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A college football coach of the year recruited openly gay player while others got cold feet

Indiana State football coach Curt Mallory didn’t hesitate in signing Jake Bain, an openly gay player.

Curt Mallory is the Missouri Valley Football Conference coach of the year
Crystal LoGiudice-USA TODAY Sports

Indiana State’s Curt Mallory won 2018 coach of the year in the Missouri Valley Football Conference for taking a winless team in 2017 to a 7-4 record and the cusp of the Division I playoffs. But his biggest win to me was recruiting an openly gay player when other coaches turned their backs.

In a New York Times profile of freshman Sycamores player Jake Bain, who came out openly as gay during his senior year in high school in St. Louis, Bain talked about how interest in him dried up after his being gay was known.

Yet Jake almost failed to make that roster, and his experience may help explain why so few college football players are out. When he was a sophomore, Jake was named Class 3 offensive player of the year in Missouri, the same year his high school won the state title. The following season he became the team captain. College coaches had flocked to Ladue to watch him play.

“After I came out,” he said, “everything kind of went radio silent.”

He said he tried reaching out to the coaches but never heard back, and when his own coach sought to get answers, he was told they had decided to go in a different direction.

“A different direction.” How many times have we heard that from coaches at all levels of sport? In this case, it means “we’re nervous about signing the gay kid.” Enter Mallory.

Indiana State, though, still wanted him to play. During a campus visit in the summer of 2017, he met with the head coach, Curt Mallory, accompanied by his mother and grandparents. “I told him I’m openly gay and that before I committed, I needed to know if that was an issue,” he recalled. Mr. Mallory told him he would do everything in his power to make sure Jake was accepted.

“We just treat him like everybody else,” Mr. Mallory said in an interview. “He fit right in. I never thought twice about it.”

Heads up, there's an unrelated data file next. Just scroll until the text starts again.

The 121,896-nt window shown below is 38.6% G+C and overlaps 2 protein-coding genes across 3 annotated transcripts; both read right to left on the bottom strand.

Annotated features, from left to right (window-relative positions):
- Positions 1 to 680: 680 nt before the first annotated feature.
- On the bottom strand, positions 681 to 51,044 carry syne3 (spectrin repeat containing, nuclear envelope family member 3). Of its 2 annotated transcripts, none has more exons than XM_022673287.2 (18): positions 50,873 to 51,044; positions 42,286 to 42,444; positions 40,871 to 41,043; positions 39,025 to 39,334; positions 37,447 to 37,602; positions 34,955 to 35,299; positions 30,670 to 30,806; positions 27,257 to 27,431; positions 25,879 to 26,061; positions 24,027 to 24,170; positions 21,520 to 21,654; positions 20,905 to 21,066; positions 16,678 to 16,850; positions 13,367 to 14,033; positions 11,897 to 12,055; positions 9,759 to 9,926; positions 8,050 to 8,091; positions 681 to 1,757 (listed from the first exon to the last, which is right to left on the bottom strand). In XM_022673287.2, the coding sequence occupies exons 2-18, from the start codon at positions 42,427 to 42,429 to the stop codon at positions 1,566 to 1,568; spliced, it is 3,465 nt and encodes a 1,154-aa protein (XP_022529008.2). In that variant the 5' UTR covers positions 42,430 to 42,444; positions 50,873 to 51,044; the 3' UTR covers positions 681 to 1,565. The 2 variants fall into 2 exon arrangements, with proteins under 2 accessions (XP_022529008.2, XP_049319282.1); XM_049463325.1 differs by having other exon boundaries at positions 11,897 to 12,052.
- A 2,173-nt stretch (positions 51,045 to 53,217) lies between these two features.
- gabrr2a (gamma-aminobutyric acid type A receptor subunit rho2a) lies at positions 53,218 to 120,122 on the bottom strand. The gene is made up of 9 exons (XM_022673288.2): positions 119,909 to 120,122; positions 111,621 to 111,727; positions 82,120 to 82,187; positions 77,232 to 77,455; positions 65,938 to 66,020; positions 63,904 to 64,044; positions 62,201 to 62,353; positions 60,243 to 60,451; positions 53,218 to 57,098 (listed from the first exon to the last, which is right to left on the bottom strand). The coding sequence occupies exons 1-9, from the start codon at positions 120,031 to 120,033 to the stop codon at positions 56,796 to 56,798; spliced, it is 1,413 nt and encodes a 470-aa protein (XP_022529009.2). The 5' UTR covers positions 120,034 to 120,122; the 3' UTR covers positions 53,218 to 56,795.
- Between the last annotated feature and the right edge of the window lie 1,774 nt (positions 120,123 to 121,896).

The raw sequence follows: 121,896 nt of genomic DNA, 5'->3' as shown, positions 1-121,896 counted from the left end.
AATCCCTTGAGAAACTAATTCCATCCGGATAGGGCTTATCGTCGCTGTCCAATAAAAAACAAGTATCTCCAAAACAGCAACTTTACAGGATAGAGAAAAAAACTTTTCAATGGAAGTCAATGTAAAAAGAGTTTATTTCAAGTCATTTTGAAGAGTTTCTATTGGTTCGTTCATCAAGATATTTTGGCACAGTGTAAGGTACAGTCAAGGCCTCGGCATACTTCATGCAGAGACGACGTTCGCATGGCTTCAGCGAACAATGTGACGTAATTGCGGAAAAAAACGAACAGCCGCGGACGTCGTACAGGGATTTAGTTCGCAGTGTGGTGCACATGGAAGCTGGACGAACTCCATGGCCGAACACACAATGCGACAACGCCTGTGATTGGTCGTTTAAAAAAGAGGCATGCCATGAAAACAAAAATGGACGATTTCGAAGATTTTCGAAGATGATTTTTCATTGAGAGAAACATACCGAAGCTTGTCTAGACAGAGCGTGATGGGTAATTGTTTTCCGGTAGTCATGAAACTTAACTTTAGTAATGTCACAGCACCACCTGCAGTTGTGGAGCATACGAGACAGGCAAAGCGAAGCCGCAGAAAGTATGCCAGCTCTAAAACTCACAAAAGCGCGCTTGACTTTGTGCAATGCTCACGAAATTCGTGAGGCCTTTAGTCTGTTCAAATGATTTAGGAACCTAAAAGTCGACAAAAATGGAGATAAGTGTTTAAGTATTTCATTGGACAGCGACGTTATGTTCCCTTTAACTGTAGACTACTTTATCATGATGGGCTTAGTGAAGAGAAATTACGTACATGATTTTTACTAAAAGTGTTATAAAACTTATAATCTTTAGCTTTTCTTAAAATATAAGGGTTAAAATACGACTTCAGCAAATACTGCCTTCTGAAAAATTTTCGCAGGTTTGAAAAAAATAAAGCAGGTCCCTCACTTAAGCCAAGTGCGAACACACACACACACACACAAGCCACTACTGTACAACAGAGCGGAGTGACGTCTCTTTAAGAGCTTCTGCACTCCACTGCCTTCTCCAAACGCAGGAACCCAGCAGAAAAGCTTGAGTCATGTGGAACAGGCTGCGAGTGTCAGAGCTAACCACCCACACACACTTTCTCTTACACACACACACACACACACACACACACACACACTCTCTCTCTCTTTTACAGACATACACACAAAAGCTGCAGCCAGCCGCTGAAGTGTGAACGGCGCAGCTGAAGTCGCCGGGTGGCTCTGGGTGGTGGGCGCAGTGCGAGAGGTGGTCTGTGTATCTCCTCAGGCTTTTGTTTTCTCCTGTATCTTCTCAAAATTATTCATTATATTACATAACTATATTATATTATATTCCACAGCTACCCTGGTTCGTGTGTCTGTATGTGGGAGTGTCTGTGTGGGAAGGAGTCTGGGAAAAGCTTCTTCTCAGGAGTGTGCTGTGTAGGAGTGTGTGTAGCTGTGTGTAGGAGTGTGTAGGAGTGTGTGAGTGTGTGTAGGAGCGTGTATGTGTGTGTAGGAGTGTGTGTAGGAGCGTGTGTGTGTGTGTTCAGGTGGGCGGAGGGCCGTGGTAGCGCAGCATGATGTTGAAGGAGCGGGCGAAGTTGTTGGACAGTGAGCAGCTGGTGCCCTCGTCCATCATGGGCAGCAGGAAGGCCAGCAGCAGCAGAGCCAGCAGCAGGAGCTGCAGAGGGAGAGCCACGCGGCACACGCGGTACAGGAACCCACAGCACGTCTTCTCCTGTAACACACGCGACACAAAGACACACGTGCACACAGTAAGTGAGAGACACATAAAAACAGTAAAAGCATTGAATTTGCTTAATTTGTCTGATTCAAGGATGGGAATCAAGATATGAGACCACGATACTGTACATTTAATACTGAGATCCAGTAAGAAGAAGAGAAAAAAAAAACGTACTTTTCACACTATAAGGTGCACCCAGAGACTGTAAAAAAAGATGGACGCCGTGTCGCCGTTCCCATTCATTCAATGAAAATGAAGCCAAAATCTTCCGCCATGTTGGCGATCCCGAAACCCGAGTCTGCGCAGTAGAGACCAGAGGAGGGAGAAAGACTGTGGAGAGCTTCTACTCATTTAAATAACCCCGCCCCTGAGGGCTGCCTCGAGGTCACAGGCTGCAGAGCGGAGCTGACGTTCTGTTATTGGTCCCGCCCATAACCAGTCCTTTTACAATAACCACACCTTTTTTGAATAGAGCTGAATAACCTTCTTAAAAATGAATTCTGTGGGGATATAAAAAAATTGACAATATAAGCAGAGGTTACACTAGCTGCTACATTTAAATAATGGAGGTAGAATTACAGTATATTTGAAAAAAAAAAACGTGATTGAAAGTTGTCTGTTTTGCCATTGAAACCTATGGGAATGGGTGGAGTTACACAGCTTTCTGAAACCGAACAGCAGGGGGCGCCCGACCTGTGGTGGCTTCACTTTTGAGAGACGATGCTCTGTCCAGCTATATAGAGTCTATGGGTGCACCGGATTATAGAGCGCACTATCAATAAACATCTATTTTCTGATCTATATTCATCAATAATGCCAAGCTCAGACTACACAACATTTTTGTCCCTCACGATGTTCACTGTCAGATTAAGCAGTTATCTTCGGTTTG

In an interview I did with Bain right before the season, he spoke highly of Mallory’s approach.

“I knew that coming in, [being gay on] the football team was never going to be an issue. That’s what he told me and told me he would expect from his players,” Bain said.

Mallory’s approach extended to summer camp when he told the team there was going to be “a completely open and welcoming environment,” Bain said. “He was very clear about the nature of how he wants to shape this team and this program. With this being only his second year that was really important for him to set the standard for the team and I really appreciate that he did that.”

What Mallory did is what any good coach should — sign a dedicated, quality player and person who will make his program better. But it was clear that other coaches were letting homophobia or fear of creating a “distraction” from pursuing Bain.

Mallory and Indiana State that are coming out ahead. Indiana State football is getting the right kind of attention, glowing articles about one its student-athletes and a reputation as a progressive and accepting place that should draw more recruits. The school’s Twitter feed touted the New York Times story, Bain thanked his coach in a tweet and followed up after this story appeared.

All this happened because a coach didn’t think twice and did the right thing to make his team better. Mallory’s coach of the year award is richly deserved.